When is a Pumpkin Patch More than a Pumpkin Patch?
By: Sherri Gragg
October is the month of the pumpkin. There are pumpkin scented candles. Pumpkin flavored doughnuts and muffins. Even in Texas, where it is still hot enough to wear shorts and flip flops, there are pumpkin spice lattes on desks and in cupholders throughout the state. This year, Americans will spend an estimated whopping $575.26 million dollars on pumpkins during the month of October.
But when is a pumpkin patch more than a pumpkin patch? The answer is, when that pumpkin patch belongs to Lanes Chapel UMC Tyler. Then… a pumpkin patch becomes a blessing.
A Higher Purpose
For the past four years, for every single day in October, Lanes Chapel has offered the community pumpkins large and small with a greater purpose in mind; One hundred percent of the pumpkin patch profits fuel vital outreach ministries. “The money goes to help people in need with utility payments, rent and mortgages,” said pumpkin patch coordinator, Susan Thompson. Proceeds also help fill the shelves of a bi-monthly food pantry and help fund all of the church’s year-round ministries as well.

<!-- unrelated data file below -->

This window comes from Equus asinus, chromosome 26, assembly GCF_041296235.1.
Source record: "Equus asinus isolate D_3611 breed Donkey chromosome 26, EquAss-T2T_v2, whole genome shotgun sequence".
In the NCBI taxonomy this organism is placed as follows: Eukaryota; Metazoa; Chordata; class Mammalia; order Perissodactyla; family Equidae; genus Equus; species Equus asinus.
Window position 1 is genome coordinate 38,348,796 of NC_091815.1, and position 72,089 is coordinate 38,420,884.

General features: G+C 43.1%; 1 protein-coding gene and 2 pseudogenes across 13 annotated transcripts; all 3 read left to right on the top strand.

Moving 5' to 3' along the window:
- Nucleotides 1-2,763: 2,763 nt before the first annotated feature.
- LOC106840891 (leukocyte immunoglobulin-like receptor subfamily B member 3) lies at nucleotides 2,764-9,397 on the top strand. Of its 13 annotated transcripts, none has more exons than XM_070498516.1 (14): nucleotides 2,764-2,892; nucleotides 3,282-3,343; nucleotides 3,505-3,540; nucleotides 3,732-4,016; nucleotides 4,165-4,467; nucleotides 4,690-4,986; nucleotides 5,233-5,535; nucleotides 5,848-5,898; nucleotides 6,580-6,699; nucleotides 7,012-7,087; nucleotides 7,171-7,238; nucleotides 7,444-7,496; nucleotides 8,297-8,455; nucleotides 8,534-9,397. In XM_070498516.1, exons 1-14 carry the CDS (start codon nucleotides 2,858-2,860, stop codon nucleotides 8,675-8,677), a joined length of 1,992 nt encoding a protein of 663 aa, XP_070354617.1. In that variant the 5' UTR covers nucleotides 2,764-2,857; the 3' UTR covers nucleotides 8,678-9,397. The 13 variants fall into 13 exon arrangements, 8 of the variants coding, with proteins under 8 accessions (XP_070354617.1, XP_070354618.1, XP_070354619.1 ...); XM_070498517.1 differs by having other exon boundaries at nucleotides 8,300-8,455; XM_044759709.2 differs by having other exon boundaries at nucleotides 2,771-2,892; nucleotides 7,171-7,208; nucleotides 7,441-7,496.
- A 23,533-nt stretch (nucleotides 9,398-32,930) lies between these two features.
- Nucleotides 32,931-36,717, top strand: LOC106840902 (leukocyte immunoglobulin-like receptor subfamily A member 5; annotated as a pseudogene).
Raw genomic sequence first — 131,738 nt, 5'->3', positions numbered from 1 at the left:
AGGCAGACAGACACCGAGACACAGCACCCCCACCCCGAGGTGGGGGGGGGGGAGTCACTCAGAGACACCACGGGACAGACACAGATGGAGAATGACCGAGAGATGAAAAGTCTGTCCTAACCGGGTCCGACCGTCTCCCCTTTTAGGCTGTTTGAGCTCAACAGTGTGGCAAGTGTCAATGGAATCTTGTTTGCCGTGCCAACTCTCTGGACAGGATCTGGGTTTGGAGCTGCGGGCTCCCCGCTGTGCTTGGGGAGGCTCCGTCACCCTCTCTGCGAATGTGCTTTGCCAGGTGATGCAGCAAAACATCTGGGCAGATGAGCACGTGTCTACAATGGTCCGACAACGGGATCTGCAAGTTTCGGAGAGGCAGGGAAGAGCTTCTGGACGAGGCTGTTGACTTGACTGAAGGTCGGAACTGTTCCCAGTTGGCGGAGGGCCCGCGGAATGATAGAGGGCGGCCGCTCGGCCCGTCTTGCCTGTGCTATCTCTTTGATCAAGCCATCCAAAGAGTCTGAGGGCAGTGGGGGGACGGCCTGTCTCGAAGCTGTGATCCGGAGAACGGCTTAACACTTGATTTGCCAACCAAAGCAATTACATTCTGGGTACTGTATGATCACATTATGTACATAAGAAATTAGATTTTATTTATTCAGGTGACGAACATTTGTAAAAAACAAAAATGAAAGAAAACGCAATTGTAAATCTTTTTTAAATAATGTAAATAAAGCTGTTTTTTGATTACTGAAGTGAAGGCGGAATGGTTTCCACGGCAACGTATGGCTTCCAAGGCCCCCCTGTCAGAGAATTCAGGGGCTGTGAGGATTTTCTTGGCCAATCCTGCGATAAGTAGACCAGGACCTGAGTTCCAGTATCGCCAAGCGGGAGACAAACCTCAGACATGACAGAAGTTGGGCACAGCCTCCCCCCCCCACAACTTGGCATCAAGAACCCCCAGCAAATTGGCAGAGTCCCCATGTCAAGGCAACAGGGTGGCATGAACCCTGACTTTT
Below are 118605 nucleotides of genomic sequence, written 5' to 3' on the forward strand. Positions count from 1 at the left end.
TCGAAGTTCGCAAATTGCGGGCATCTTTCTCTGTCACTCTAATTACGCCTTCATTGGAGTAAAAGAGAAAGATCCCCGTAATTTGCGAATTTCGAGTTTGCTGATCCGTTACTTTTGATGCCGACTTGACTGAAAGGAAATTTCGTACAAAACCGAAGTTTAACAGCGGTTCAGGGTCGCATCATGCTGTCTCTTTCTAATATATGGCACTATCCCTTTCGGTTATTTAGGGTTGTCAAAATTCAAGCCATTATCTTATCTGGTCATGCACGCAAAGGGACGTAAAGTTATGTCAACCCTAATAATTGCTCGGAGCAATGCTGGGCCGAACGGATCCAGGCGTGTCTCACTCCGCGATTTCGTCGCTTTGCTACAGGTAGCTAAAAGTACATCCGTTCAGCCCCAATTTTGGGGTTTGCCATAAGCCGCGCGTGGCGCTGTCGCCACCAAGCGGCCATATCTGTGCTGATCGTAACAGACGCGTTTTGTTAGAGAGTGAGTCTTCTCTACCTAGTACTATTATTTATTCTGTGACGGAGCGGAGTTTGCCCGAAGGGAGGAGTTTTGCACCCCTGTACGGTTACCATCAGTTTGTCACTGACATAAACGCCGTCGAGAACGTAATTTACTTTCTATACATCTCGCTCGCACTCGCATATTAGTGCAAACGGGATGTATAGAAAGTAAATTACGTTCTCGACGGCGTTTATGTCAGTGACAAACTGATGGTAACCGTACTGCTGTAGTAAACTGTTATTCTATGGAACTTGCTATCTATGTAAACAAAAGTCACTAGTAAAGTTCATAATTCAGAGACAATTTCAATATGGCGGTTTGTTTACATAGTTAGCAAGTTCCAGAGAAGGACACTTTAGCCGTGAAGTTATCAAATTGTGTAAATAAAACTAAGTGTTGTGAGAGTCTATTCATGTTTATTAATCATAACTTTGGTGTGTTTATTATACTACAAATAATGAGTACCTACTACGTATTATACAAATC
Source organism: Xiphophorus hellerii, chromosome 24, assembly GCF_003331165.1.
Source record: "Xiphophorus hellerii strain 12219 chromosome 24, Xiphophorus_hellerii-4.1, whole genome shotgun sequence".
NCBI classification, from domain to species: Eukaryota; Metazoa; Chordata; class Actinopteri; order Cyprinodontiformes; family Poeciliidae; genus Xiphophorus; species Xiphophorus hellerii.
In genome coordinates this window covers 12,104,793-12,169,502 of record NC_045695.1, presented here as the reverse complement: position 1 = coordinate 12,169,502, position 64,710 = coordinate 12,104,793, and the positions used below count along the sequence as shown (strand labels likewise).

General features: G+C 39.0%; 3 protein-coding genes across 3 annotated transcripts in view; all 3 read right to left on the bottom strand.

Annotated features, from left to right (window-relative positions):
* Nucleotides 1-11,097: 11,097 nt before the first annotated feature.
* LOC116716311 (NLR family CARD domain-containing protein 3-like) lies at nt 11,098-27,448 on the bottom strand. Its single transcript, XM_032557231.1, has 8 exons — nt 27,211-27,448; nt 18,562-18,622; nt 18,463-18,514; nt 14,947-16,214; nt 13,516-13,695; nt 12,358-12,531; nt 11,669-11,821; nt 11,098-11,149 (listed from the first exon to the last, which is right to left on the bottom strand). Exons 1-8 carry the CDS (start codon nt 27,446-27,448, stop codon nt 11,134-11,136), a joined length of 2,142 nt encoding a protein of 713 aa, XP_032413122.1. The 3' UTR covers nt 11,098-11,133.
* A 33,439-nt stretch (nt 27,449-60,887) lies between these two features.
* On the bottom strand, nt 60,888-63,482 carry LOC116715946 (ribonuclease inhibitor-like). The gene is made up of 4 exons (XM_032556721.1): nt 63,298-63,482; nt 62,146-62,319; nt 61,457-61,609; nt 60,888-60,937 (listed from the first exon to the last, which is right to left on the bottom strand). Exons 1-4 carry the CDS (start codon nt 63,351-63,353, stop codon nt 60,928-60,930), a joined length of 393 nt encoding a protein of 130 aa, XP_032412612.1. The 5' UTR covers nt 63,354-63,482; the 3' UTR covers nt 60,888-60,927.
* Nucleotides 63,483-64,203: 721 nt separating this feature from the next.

Last year, the Lane’s Chapel Pumpkin Patch sold over 5,000 pumpkins, yielding $17,000 for church ministries. This year, they hope to sell as many as 6,000 pumpkins. Additional offerings such as small children’s train ride draw families to the pumpkin patch from surrounding areas as well.
A Relationship of Trust
One of the most beautiful aspects of the pumpkin patch is the partnership Lane’s Chapel has with their supplier. Pumpkin USA has been providing pumpkins for various ministries throughout the United States since 1975. Each afternoon, Lane’s Chapel reports their revenue for the day for which they receive 40 percent of the profits. It is a relationship built entirely on trust. At the end of the season, all leftover pumpkins are donated to local farmers to feed livestock or to animal rescue centers. This year, Lane’s Chapel will donate their remaining pumpkins to the Tiger Rescue Center.
Lane’s Chapel’s relationship with Pumpkin USA also meets the needs of Native Americans on the Navajo reservation in New Mexico where the pumpkins are grown. In an area in which unemployment is at a staggering 42 percent, Pumpkin USA employs more than 700 members of the Navajo nation during harvest in addition to an entirely Native off-season staff.
“There are people in need,” said Thompson, “We go about our daily lives and don’t even see them.”
So, when is a pumpkin patch more than just a pumpkin patch? When God blesses it to meet the needs of his children.